There is no way to control the future. However, that doesn't mean we sit back and do nothing. It doesn't mean we don't prep. It doesn't mean we don't think through, what we want to say, how we want to be, how we want to communicate. And this, for me, comes back to this idea that although we can't control the future, we can definitely influence it.

If I've got a song coming up, I have a tendency to learn it backwards because then I will have done the last line far more times than I've done the first line. So as I go through the song, my confidence will increase, not decrease. That is influencing the future. That is making it so it's more likely I will be more confident at the end of the song than otherwise.

So, there are so many things we can do to influence. If you start to aim for perfection, then that can be daunting, that can promote procrastination, and that means you might do less instead of more. However, if we say we can influence it, then every little bit bit of work you do is work for the good and moves you closer towards a space where you feel more and more confident.

I'm not going to say there's an end point. I felt like I was ending towards, um, saying there was an end point. There isn't. You can always, always increase your confidence. There's no point where you get too confident in this sense, because confident, too confident is arrogance and that's just another form of armour, which is another way of us protecting ourselves from our perceived insecurity and vulnerability.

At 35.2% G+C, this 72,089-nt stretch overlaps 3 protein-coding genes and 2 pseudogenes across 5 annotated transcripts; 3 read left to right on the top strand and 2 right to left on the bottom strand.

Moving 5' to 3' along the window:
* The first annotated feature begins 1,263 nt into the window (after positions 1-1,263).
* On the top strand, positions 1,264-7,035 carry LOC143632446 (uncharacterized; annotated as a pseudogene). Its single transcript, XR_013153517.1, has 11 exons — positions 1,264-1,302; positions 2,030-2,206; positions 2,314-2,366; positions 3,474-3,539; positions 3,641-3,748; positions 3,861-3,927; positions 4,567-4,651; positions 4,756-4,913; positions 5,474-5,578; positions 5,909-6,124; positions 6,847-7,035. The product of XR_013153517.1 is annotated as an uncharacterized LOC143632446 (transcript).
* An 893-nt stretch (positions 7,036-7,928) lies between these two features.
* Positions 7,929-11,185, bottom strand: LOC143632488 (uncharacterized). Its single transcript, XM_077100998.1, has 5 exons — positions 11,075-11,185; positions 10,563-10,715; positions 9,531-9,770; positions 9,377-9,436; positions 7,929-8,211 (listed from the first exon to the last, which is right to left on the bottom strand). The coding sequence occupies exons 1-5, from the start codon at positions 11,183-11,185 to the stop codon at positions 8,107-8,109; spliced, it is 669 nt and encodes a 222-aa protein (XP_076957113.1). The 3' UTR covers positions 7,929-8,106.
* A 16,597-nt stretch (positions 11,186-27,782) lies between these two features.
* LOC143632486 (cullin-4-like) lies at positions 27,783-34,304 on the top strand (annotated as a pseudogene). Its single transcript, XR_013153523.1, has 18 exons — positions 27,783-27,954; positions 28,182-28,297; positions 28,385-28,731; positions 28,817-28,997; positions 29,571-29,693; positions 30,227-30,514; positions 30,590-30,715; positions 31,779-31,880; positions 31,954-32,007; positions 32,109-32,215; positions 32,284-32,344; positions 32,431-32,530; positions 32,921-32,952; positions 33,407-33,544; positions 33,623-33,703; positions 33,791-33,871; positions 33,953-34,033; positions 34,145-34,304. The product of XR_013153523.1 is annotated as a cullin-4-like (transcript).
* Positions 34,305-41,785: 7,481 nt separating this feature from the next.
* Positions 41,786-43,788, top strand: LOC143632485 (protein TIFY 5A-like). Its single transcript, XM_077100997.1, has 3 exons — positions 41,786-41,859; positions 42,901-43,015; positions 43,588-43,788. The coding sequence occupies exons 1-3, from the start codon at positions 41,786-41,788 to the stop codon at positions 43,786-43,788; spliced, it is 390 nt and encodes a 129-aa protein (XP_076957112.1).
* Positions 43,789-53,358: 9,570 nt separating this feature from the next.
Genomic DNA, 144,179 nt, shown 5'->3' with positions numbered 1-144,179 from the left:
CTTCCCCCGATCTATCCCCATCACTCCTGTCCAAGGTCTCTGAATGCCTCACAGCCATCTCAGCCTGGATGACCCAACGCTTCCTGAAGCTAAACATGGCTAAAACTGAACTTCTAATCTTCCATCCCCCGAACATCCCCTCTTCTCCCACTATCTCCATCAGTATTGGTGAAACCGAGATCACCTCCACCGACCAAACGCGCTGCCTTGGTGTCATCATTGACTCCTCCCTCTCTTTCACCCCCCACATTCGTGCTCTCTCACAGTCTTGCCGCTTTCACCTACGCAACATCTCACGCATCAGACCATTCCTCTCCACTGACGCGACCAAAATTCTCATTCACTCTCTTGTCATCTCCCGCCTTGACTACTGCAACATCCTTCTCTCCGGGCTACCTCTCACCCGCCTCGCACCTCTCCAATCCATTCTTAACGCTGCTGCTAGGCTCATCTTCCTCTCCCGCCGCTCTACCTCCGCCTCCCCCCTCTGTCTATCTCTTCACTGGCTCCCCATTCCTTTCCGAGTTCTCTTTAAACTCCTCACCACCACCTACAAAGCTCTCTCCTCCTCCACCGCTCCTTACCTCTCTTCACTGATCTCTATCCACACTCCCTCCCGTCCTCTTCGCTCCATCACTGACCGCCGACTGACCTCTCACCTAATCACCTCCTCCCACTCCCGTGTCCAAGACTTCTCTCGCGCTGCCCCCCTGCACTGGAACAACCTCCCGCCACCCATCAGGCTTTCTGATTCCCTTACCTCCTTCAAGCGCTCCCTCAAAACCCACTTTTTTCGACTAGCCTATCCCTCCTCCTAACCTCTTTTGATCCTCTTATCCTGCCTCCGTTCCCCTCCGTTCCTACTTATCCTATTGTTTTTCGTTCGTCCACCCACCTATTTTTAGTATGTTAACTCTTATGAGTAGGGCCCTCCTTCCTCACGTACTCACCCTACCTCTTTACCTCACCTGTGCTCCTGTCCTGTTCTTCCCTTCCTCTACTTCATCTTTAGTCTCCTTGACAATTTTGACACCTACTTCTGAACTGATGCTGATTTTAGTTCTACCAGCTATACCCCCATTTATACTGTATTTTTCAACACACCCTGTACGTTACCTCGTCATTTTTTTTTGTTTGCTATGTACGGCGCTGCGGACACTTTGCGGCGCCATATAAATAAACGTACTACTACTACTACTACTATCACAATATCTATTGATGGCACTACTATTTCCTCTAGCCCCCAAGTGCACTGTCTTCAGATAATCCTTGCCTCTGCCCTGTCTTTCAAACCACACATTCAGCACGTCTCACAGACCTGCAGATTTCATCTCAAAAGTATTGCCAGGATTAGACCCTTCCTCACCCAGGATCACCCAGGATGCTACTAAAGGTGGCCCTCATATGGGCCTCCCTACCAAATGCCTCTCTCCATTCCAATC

What I'm talking about here is increasing our ability to be relaxed and communicate with the audience and increasing our ability to know our subject so that when questions come up we answer them as better to know our songs so that when things happen we can lean into a different form of expressing it or dance or acting or what the script or anything like that the more work we do around it to enhance it the more we can feel relaxed and flexible when we actually go out in front of the audience.

So the final thing I want to mention is this idea of imagine if you got all the energy and brain power back that you currently spend on anxiety and worrying. Imagine if you get that back. What could you use that for? How much could you pour that into your preparation? That into opening up your awareness and communication with the audience when one part of your brain isn't constantly on high alert looking out for things that might go wrong.

It doesn't mean you won't respond when things do go wrong. It means you have more of your brain to perform and communicate. And then when things do go wrong, you still have that part of your brain that you can get into gear to solve the problem. It doesn't suddenly detach and disappear. But it also means, fundamentally, you will enjoy the performance more.

You will enjoy the preparation more. And that way your audience will enjoy it more. So anxiety is a desire to be in control and a fear that you won't be in control. If you can learn to ride the waves like a surfer, as opposed to trying to control the waves, which almost certainly means falling off the surfboard in my experience of stand up paddle boarding at the very least,

then you are more likely to be able to ride those waves with joy and enjoyment. And the people watching you will enjoy watching you and get so much more from it. Remember. You influence the future, you don't control it, and you build trust that you can respond. Whatever goes wrong, you will survive and respond.

And you don't need to spend the brain power and the energy working through all the possible things that will go wrong because that will just depress you. You are a grown adult. You are capable of dealing with things when things go wrong.

I'm Hattie Voelcker from Find Your True Voice. Thank you so much for listening.